You are using an older browser version. Please use a supported version for the best MSN experience.

I didn't want to pay bill, Dastyari says

AAP logoAAP 7/09/2016 Belinda Merhab and Rashida Yosufzai

Embattled Labor senator Sam Dastyari has admitted he asked a Chinese company to cover the personal debt which cost him his frontbench job simply because he didn't want to pay it.

"I had a bill, I did not want to pay the bill myself," he told the Nine Network outside his home in Sydney on Thursday.

The frank admission came as Prime Minister Malcolm Malcolm Turnbull attacked Opposition Leader Bill Shorten for not sacking the embattled senator over the Chinese donation controversy.

The saga was an indictment of Mr Shorten's failure in leadership and courage, he said.

"Bereft of a leader, he had to take the sword into his own hands and dispatch himself," the prime minister told reporters on Thursday in the Laotian capital Vientiane, where he is attending the ASEAN summit.

He questioned what "hold" Senator Dastyari had over Mr Shorten.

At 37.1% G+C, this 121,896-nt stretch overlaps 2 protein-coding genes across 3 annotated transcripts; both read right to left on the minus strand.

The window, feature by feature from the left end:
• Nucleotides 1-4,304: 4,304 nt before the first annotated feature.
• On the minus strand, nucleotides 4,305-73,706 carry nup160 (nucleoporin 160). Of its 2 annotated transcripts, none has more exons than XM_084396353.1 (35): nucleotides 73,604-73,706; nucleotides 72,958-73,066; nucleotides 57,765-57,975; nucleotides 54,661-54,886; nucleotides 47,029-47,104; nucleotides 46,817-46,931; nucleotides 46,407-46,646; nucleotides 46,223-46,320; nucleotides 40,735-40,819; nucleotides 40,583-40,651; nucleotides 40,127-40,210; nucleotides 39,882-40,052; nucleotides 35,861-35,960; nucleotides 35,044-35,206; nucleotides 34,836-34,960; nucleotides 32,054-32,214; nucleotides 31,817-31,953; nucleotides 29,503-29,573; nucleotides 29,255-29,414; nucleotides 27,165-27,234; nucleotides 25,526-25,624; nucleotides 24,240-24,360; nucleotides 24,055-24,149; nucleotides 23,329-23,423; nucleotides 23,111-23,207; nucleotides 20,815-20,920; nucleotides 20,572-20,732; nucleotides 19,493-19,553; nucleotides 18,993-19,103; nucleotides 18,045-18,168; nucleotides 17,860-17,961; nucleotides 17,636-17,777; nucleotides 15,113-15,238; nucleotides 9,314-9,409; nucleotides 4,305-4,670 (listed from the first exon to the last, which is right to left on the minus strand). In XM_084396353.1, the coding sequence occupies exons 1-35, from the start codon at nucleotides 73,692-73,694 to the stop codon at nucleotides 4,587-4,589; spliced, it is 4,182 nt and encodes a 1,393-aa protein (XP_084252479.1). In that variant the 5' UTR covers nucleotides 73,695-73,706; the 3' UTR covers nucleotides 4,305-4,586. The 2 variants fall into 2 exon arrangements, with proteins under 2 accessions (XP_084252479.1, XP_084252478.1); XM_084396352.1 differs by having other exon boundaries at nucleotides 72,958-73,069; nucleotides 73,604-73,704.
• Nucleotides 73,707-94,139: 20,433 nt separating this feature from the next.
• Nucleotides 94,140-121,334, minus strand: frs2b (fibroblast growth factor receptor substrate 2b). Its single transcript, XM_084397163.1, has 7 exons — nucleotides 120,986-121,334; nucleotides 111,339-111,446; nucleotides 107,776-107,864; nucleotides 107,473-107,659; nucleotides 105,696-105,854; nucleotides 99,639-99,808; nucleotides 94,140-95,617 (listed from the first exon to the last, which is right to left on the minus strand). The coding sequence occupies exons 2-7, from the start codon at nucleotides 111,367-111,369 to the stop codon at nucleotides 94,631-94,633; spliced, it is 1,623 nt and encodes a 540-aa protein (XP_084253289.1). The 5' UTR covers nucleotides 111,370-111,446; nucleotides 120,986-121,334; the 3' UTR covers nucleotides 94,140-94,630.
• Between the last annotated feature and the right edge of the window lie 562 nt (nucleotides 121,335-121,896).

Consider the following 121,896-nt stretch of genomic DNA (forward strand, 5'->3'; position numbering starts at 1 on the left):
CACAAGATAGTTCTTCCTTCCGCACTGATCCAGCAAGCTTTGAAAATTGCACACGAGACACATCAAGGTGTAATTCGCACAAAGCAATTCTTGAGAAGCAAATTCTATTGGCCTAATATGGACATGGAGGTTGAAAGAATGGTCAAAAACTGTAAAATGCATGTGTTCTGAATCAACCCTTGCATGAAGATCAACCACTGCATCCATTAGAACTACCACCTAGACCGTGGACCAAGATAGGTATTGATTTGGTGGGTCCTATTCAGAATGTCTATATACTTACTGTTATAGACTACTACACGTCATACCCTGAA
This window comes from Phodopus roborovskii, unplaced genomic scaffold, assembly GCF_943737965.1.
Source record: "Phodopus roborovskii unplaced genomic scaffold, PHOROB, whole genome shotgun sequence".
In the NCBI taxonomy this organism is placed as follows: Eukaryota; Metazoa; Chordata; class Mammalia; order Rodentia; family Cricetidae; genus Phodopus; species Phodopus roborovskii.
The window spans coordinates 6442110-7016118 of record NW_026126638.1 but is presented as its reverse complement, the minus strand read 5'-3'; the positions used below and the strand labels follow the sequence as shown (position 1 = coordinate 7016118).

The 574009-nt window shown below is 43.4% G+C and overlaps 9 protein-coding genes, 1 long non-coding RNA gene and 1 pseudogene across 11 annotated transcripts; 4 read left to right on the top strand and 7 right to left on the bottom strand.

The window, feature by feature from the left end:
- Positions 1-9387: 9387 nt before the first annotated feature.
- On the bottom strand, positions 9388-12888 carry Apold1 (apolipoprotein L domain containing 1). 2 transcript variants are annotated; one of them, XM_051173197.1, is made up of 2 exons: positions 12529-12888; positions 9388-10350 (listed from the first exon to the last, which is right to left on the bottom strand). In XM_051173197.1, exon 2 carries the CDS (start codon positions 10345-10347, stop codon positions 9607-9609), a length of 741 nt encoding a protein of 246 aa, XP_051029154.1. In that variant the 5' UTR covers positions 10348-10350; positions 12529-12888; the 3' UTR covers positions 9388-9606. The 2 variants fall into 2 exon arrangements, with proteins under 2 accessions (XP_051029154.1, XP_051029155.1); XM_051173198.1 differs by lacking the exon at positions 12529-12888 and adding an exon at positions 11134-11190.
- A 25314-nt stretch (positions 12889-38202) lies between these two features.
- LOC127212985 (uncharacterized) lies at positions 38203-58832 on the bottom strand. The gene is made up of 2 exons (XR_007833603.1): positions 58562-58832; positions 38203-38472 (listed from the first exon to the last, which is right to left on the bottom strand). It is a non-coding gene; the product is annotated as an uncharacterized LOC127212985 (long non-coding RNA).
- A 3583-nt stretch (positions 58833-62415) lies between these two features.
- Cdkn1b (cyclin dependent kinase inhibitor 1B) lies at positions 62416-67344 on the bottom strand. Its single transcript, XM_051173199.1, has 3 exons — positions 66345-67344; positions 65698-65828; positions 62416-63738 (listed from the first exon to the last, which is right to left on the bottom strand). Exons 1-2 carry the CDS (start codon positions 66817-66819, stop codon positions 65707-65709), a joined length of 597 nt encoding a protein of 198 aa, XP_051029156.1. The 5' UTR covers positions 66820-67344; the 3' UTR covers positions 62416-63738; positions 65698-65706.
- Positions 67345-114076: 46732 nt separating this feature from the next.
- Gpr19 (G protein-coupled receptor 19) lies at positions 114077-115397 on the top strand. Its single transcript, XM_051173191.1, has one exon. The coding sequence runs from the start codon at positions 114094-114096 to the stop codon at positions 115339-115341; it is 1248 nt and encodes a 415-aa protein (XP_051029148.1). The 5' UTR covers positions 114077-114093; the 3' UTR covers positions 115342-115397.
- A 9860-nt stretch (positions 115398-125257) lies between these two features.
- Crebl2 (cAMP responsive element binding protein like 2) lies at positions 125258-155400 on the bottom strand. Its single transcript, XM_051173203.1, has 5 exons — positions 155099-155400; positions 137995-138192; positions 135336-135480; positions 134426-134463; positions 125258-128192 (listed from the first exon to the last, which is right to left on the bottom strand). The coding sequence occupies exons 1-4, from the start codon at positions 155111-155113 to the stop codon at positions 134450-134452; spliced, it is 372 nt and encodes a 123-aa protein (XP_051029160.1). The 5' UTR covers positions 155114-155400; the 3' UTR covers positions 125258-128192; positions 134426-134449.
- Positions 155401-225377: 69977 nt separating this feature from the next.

"Frozen, terrified by this 33-year-old junior senator... the leader of the opposition did not have the courage or the integrity to stand him down himself."

Senator Dastyari quit as manager of opposition business in the Senate and consumer affairs spokesman after sustained pressure for allowing a Chinese donor to foot the bill for a $1600 travel overspend and reportedly taking a pro-China stance on the South China Sea at odds with Labor's position.

Asked what was going on in his mind when he accepted the payment, the Labor senator admitted: "Frankly it's pretty obvious not a lot."

However, he's unlikely to languish in backbench purgatory forever.

Mr Shorten said it wasn't the end of Senator Dastyari's career and he'd return eventually.

"If you have any fear about seeing the last of Senator Dastyari you won't - he'll be around," he told reporters in Sydney.

Labor frontbencher Mark Dreyfus signalled precedents for a return.

"We've seen people come back before from resigning a frontbench position," he said.

"He has a prospect, while he remains in the Senate, of coming back."

Mr Dreyfus noted there was still doubt over what Senator Dastyari actually said on the South China Sea, despite the comments reported by Chinese media.

Cabinet minister Sussan Ley said his return to the Labor frontbench should be ruled out.

"I had to renounce my British citizenship when I became a member of parliament," she told ABC TV.

"It would never cross my mind that another country's agenda could influence me, even the country of my birth."

Meanwhile, Labor is vowing to continue its fight to get foreign government donations to political parties banned.

Mr Shorten has flagged introducing a bill to "clean up" the overdue issue of foreign donations.

image beaconimage beaconimage beacon